Alopecia mucinosa. Once follicular mucinosis has been recognized in a biopsy, one has to decide whether the case is one of benign alopecia mucinosa or mycosis fungoides or other forms of T-cell lymphoma in which follicular mucinosis persists. The occasional transformation of the benign form into T-cell lymphoma has been well documented. Mehregan AH
Pinkus' Guide to Dermatohistopathology,
6th edition, 1995.
Alopecia mucinosa (follicular mucinosis) . . . this condition is now classified into two types: a primary (idiopathic) type and a secondary (symptomatic) variety. When these types can be distinguished, the primary form, which may lead to permanent alopecia, tends to have a shorter but benign course. On the other hand, the secondary type is often associated with lymphomas of which the majority are of cutaneous T-cell type (mycosis fungoides), and this condition may evolve over many years, with a fatal outcome. Elder D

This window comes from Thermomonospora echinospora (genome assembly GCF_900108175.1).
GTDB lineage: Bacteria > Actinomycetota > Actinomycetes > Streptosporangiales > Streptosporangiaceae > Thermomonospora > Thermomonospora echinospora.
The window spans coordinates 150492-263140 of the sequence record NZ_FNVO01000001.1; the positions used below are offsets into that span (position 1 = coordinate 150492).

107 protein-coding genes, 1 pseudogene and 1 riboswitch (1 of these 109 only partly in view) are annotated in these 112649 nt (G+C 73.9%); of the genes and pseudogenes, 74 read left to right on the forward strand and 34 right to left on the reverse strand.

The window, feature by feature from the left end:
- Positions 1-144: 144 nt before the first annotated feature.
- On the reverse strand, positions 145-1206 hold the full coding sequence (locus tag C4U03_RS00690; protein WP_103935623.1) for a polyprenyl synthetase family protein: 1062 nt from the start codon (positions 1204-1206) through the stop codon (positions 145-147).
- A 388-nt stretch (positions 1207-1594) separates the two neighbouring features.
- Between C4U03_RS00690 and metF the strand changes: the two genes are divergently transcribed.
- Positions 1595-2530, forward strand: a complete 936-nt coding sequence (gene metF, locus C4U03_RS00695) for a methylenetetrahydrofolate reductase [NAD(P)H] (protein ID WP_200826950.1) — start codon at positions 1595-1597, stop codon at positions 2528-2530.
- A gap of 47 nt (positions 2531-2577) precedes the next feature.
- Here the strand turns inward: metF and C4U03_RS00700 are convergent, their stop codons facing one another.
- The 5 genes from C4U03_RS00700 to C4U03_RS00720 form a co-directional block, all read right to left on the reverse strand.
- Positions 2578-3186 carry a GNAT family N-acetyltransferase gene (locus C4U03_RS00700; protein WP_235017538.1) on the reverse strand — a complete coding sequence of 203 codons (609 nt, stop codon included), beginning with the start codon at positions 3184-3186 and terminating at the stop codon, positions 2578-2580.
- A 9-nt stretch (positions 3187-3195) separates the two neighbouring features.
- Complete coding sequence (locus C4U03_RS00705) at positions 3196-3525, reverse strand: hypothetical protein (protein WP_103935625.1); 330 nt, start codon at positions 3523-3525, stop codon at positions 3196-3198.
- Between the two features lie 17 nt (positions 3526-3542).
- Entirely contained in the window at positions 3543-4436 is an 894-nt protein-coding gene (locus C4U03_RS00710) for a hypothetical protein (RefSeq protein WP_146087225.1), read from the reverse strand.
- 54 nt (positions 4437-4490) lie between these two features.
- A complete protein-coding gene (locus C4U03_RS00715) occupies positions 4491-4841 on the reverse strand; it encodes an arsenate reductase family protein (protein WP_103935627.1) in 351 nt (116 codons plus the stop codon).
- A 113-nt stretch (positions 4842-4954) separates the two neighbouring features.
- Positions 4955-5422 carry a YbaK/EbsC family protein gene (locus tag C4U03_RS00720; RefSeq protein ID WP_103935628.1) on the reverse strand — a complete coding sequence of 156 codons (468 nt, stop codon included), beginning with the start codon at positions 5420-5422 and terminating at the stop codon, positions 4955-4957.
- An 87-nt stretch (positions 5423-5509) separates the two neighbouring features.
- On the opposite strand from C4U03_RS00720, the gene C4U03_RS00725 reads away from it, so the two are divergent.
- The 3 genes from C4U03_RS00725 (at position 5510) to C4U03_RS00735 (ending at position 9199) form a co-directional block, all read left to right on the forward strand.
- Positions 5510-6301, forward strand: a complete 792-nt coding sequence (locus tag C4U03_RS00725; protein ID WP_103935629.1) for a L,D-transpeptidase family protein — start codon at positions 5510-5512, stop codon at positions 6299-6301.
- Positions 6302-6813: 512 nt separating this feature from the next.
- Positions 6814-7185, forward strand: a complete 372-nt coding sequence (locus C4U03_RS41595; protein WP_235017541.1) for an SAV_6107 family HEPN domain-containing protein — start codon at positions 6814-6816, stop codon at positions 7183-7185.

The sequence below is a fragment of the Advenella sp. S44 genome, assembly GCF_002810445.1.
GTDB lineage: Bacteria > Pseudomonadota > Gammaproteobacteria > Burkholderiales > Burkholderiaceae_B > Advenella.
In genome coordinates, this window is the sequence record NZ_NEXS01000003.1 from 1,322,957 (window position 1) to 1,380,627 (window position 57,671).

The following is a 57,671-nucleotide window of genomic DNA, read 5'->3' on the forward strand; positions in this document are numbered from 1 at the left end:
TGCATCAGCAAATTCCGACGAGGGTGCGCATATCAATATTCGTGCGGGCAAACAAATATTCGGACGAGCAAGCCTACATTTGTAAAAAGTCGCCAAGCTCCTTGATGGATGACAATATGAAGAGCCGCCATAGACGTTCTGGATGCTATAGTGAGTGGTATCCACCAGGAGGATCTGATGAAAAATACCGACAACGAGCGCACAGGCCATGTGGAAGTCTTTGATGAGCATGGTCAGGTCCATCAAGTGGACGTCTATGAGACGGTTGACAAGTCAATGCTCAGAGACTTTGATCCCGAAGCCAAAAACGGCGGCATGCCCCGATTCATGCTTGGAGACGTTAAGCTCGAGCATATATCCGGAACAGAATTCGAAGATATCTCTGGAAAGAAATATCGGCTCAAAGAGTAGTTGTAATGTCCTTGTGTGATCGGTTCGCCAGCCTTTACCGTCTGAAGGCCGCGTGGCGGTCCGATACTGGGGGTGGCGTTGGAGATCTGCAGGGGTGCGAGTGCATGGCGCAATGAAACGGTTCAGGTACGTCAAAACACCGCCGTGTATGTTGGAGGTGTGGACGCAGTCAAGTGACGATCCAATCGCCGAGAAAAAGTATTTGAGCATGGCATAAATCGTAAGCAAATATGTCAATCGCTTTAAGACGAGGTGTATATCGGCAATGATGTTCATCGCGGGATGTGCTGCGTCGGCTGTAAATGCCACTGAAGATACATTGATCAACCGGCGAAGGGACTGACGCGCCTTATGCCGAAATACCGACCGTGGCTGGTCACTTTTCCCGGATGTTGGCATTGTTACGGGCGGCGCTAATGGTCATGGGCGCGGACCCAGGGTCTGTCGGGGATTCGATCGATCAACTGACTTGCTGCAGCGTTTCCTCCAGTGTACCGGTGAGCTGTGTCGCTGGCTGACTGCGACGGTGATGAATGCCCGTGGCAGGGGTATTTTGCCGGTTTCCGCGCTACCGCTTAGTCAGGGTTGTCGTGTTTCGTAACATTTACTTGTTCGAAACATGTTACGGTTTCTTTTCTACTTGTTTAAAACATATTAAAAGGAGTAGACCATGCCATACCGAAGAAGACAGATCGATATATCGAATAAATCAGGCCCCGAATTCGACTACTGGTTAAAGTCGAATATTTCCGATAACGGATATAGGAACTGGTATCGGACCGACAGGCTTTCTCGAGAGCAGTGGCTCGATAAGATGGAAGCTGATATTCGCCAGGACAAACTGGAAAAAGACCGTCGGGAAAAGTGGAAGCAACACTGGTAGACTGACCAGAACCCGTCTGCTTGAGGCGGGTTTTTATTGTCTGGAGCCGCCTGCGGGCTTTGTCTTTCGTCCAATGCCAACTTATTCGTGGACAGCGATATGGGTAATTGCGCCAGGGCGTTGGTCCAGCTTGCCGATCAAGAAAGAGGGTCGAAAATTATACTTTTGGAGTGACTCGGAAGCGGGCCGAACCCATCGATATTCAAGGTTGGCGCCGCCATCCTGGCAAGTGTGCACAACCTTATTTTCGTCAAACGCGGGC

Lever's Histopathology of the Skin,
8th edition, 1997.
Rarely, follicular mucinosis is also seen in plaques of mycosis fungoides. How does a histopathologist differentiate mycosis fungoides with that finding from alopecia mucinosa? By noting diagnostic findings of mycosis fungoides [in the epidermis especially] in the former and absence of them in the latter. . . . In short, mycosis fungoides is diagnosed on the basis of precise criteria specific for it, not by the presence or absence of follicular mucinosis. In contrast, the presence of follicular mucinosis is requisite for diagnosis of alopecia mucinosa. Ackerman AB, Chongchitnant N, Sanchez J,
Histologic Diagnosis of Inflammatory Skin Diseases,
2nd edition, 1997.